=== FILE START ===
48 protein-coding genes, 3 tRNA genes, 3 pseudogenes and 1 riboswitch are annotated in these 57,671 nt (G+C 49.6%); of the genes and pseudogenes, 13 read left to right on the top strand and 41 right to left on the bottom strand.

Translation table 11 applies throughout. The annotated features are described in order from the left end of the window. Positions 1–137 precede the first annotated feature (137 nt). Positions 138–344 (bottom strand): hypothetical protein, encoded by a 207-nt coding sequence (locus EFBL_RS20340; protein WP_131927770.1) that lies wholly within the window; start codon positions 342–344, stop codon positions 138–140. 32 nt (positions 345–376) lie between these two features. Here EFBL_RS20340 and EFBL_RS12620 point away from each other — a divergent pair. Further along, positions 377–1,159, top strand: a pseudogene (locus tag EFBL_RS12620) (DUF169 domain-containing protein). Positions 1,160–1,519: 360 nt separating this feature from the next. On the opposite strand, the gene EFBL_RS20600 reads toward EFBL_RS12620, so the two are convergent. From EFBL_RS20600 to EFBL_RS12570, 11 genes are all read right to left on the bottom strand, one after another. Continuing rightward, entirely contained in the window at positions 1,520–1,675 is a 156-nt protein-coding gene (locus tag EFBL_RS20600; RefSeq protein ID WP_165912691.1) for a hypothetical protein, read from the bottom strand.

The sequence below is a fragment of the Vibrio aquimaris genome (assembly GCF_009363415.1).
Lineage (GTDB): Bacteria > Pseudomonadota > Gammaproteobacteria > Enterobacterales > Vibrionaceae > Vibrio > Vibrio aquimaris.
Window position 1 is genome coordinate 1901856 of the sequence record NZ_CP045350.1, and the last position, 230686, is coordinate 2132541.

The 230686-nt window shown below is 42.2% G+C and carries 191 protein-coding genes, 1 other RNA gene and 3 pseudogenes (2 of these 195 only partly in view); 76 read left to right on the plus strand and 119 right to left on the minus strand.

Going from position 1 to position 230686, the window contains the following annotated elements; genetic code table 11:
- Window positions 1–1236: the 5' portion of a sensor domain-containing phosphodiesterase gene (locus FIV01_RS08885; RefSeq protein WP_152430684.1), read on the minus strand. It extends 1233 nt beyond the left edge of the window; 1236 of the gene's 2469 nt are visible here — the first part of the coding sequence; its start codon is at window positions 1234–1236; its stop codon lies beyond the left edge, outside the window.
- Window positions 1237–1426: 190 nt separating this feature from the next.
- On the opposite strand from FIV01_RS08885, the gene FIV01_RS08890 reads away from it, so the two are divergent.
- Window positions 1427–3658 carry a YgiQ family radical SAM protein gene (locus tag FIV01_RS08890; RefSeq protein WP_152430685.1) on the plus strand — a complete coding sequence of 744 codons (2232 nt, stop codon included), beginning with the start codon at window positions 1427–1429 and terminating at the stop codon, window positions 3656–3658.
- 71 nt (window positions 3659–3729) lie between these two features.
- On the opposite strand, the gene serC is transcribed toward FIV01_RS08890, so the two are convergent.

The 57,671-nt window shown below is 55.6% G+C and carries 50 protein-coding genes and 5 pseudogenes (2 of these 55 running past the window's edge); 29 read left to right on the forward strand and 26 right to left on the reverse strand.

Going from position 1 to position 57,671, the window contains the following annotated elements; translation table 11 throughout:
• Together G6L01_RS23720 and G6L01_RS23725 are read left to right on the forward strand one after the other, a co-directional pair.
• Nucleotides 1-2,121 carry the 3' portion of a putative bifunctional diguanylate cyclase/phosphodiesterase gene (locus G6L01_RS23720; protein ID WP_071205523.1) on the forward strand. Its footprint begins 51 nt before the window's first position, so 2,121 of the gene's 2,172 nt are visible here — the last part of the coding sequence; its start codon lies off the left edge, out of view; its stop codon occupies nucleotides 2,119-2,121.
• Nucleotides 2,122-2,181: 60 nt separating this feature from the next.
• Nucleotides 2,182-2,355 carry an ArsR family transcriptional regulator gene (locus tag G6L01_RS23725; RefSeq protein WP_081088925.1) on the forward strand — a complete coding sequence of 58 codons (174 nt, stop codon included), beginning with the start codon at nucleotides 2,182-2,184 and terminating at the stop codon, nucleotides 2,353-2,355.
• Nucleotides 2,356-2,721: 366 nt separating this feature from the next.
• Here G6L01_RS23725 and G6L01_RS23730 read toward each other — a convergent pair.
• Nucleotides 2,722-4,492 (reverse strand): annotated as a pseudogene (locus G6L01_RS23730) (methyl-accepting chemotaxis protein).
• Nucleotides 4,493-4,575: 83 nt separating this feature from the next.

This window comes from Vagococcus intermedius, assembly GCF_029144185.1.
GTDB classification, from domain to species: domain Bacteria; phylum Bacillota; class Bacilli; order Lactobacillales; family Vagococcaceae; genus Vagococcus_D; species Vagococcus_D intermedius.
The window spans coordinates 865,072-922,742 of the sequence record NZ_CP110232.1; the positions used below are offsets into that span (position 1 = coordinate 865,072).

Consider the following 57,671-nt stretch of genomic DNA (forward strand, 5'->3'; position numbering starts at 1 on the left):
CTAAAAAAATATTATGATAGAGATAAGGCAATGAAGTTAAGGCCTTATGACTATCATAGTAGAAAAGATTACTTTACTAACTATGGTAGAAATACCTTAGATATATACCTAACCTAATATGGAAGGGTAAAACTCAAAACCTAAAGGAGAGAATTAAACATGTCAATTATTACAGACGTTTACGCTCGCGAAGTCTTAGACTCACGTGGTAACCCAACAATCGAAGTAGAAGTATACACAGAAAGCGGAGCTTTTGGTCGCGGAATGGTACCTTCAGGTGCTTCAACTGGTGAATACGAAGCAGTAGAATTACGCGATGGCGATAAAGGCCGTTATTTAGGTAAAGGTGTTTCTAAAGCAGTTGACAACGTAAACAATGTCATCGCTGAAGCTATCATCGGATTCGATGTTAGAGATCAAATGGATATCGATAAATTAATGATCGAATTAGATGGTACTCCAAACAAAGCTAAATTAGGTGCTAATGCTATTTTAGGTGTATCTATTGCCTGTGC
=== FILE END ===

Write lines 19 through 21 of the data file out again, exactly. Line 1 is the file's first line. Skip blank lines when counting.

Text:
• Nucleotides 2,182-2,355 carry an ArsR family transcriptional regulator gene (locus tag G6L01_RS23725; RefSeq protein WP_081088925.1) on the forward strand — a complete coding sequence of 58 codons (174 nt, stop codon included), beginning with the start codon at nucleotides 2,182-2,184 and terminating at the stop codon, nucleotides 2,353-2,355.
• Nucleotides 2,356-2,721: 366 nt separating this feature from the next.
• Here G6L01_RS23725 and G6L01_RS23730 read toward each other — a convergent pair.